Trump immunity hearing: Lawyer warns of 'frightening future' if Trump wins case

Trump was seeking the dismissal of his federal election interference case.

Last Updated: January 10, 2024, 2:13 PM EST

A three-judge panel in the Washington, D.C., Court of Appeals heard arguments Tuesday on former President Donald Trump's efforts to dismiss his federal election interference case based on his claim of presidential immunity.

Trump, who in August pleaded not guilty to charges of undertaking a "criminal scheme" to overturn the results of the 2020 election, was seeking the dismissal of the case on the grounds that he has "absolute immunity" from prosecution for actions taken while serving in the nation's highest office.

The former president, who attended the hearing in person, has denied all wrongdoing and denounced the election interference charges as "a persecution of a political opponent."

Top headlines:

Here's how the news is developing. All times Eastern.
Jan 09, 2024, 12:51 PM EST

Judges, seemingly skeptical of Trump's arguments, will weigh matter

The three judges in the Court of Appeals, who appeared skeptical of Trump's attorneys' sweeping claims of complete presidential immunity, will weigh the issue following today's hearing.

The judges have not indicated when a ruling is expected.

Despite the Supreme Court's refusal to take up Trump's claims of immunity last month, the issue may still end up before the Supreme Court, depending on how the appeal plays out.

Jan 09, 2024, 12:13 PM EST

'A president has to have immunity,' Trump says following hearing

Former President Trump again stressed that he is entitled to presidential immunity in remarks following his court appearance during today's hearing.

"A president has to have immunity," he told reporters. "And the other thing was, I did nothing wrong. We did nothing wrong."

PHOTO: Former president Donald Trump speaks to the media at Waldorf Astoria following his appearance at U.S. District Court in Washington, D.C.,  Jan. 9, 2024.
Former president Donald Trump speaks to the media at Waldorf Astoria following his appearance at U.S. District Court in Washington, D.C., Jan. 9, 2024.
Jabin Botsford/The Washington Post via Getty Images

"When they talk about the threat to democracy, that's your real threat to democracy," Trump said of the election interference case against him. "And I feel that as a president, you have to have immunity. Very simple. And if you don't, as an example of this case, where loss of immunity, and I did nothing wrong, absolutely nothing wrong -- I'm working for the country. And I worked very hard on voter fraud because we have to have free elections."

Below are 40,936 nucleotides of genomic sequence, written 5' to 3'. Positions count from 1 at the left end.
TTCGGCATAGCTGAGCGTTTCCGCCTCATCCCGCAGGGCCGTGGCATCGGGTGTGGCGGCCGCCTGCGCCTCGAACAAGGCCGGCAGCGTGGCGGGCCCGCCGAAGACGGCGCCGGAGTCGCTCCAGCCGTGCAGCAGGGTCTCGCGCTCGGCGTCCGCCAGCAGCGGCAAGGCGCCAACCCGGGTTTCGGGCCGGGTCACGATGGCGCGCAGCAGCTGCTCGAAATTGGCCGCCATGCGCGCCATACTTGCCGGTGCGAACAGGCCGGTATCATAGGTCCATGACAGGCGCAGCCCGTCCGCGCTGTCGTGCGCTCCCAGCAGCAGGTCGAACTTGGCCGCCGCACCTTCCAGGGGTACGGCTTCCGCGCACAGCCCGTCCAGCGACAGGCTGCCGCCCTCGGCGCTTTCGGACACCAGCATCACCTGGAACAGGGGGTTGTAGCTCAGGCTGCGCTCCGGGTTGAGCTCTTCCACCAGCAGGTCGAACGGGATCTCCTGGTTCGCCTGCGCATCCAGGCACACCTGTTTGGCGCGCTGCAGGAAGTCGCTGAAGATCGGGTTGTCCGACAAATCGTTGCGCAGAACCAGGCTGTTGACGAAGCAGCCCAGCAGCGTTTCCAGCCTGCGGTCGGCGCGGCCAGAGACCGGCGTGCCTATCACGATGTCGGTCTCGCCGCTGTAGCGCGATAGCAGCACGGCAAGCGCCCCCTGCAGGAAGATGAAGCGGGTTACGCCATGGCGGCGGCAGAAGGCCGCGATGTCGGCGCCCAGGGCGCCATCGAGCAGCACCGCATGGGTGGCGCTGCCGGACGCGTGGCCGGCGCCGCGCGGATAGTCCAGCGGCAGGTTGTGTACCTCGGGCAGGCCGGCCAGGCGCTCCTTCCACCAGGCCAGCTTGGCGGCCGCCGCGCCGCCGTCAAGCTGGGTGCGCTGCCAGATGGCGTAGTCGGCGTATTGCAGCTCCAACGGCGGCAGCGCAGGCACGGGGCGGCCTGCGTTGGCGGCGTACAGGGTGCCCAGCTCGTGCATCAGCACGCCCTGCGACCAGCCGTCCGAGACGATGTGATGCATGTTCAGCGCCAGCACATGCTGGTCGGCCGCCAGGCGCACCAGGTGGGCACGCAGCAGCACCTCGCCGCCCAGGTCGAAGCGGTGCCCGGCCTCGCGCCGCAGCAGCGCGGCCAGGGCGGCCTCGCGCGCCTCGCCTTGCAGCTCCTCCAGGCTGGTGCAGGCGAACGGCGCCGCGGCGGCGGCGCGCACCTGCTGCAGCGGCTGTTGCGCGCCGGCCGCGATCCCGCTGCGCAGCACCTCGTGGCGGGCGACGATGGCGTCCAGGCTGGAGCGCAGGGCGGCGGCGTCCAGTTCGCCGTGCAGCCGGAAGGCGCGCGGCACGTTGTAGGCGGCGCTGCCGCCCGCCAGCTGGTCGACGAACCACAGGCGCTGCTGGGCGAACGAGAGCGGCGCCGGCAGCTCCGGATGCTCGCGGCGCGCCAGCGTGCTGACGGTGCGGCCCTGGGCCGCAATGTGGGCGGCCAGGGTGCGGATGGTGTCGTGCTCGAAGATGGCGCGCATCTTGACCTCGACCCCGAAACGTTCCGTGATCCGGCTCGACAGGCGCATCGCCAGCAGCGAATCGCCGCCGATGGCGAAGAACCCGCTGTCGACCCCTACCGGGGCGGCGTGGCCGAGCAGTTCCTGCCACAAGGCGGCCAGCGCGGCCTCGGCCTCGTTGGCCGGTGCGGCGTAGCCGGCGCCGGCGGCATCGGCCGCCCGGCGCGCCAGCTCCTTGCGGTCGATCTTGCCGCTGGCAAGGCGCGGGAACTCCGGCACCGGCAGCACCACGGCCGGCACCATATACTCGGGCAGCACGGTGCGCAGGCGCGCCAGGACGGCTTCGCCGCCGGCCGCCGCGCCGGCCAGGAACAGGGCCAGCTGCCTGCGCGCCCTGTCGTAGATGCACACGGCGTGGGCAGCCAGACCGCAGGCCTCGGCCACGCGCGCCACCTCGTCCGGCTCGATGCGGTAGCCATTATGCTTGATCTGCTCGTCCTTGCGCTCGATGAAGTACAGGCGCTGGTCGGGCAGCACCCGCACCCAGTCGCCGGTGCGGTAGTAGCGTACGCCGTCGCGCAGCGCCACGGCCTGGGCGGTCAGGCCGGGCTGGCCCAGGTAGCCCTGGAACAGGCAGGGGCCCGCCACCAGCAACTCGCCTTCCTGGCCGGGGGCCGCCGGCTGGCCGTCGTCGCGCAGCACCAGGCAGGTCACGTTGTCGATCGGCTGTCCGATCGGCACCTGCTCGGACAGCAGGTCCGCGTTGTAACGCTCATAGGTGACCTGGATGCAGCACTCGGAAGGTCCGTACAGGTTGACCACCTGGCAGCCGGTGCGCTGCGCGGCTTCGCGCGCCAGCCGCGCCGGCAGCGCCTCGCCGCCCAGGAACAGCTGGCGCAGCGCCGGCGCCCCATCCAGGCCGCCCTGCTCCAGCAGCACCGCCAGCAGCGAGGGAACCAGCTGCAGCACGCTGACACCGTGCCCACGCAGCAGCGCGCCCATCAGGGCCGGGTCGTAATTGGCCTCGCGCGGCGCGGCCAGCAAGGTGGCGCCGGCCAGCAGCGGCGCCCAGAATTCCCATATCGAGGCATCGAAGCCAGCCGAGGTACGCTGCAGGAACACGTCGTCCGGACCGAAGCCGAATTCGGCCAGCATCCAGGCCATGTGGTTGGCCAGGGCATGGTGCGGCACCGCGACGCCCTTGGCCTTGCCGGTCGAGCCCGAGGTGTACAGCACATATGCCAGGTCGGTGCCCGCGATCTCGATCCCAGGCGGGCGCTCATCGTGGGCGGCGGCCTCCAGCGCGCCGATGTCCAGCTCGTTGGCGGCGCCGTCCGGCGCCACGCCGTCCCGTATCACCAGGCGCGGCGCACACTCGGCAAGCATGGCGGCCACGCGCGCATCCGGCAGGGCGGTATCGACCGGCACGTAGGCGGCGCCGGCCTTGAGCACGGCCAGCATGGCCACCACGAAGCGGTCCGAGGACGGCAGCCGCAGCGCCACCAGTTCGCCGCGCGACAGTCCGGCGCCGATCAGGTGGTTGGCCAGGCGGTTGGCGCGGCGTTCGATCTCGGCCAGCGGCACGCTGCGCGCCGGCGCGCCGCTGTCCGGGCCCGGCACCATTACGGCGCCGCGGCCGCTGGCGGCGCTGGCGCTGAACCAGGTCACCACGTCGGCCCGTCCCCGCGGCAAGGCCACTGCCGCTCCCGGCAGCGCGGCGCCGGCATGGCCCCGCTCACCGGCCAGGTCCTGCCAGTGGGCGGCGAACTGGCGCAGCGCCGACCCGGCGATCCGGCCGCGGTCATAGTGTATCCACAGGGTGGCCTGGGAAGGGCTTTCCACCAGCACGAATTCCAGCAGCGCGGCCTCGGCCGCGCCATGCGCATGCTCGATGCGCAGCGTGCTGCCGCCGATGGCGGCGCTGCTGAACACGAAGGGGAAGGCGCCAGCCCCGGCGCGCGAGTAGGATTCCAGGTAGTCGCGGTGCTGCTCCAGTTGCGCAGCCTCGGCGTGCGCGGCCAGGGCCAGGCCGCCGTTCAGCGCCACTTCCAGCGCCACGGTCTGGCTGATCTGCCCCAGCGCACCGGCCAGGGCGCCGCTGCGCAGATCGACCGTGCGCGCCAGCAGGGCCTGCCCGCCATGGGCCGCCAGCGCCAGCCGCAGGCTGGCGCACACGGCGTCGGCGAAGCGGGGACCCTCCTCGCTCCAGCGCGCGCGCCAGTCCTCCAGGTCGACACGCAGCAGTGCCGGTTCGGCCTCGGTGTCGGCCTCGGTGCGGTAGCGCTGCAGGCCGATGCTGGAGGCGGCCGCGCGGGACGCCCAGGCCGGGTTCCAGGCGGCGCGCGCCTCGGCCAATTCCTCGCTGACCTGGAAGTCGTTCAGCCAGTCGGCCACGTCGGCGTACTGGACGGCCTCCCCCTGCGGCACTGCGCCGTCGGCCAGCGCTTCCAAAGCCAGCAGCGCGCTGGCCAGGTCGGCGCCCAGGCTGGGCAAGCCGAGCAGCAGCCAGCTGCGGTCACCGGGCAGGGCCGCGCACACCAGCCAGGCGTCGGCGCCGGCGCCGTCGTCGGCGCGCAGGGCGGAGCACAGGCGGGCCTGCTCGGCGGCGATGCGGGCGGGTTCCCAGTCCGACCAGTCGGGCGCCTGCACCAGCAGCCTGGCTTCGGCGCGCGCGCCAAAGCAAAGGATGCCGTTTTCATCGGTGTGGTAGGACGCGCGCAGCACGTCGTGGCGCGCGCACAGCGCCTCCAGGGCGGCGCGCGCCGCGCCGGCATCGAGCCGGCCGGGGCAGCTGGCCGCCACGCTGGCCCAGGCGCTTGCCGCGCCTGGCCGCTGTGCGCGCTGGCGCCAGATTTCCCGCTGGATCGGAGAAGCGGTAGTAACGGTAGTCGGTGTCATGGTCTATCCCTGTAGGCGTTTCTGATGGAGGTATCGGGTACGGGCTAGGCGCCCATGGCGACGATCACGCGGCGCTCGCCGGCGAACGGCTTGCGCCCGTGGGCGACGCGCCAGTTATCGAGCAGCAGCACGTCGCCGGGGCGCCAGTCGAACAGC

Trump warned that the case against him will set "a very bad precedent."

"It's a very bad thing. It's a very bad precedent," he said. "As we said, it's the opening up a Pandora's box and it's a very, that's a very sad thing that's happened with this whole situation."

-ABC News' Lalee Ibssa

Jan 09, 2024, 11:02 AM EST

Trump lawyer rebuts 'frightening future' claim before hearing wraps

In his rebuttal to the special counsel team's arguments, Trump attorney D. John Sauer responded to special counsel attorney James Pearce's statement that the country has a "frightening future" if the criminal prosecution of a president is only possible if they are both impeached and convicted first.

"The 'frightening future' that he alleges, where presidents are very, very seldom if ever prosecuted because they have to be impeached and convicted first, is the one we've lived under for the last 235 years," Sauer said. "That's not a frightening future, that's our republic."

"What he is forecasting is a situation where the floodgates will be opened. We are in a situation where we have the prosecution of the chief political opponent who is winning in every poll [in the] election upcoming next year and is being prosecuted by the administration that he's seeking to replace. That is the frightening future that is tailor-made to launch cycles of recrimination that will shake our republic for the future."

The hearing concluded after Sauer finished his rebuttal. Trump may offer some remarks about the proceedings in a little while.

Jan 09, 2024, 10:52 AM EST

Special counsel lawyer: Trump argument suggests 'frightening future'

Special counsel attorney James Pearce delivered a fiery response to questions about the implications of Trump's indictment, calling it an "extraordinarily frightening future" if a president were to be granted complete presidential immunity.

"I mean, what kind of world are we living in?" Pearce said. "If, as I understood my friend on the other side to say here, a president orders a SEAL team to assassinate a political rival and resigned, for example before an impeachment, it's not a criminal act. I think that is extraordinarily frightening future."

Judge Karen Henderson asked Pearce how the court could rule regarding presidential immunity in a way that "would stop the floodgates?"

"I want to push back a little bit against this idea of a floodgate." Pearce responded, arguing that Smith's indictment of Trump was not risking a continuation of "tit-for-tat" prosecutions that could cascade into the future.

"The various investigations in the Clinton era didn't result in any charges. The fact that this investigation did doesn't reflect that we are going to see a seachange of vindictive tit-for-tat prosecutions in the future. I think it reflects the fundamentally unprecedented nature of the criminal charges here," he said.

"Never before has there been allegations that a sitting president has, with private individuals and using the levers of power, sought to fundamentally subvert the democratic republic and the electoral system. And frankly, it's that kind of fact pattern arises again, I think it would be awfully scary if there weren't some sort of mechanism by which to reach that," he argued.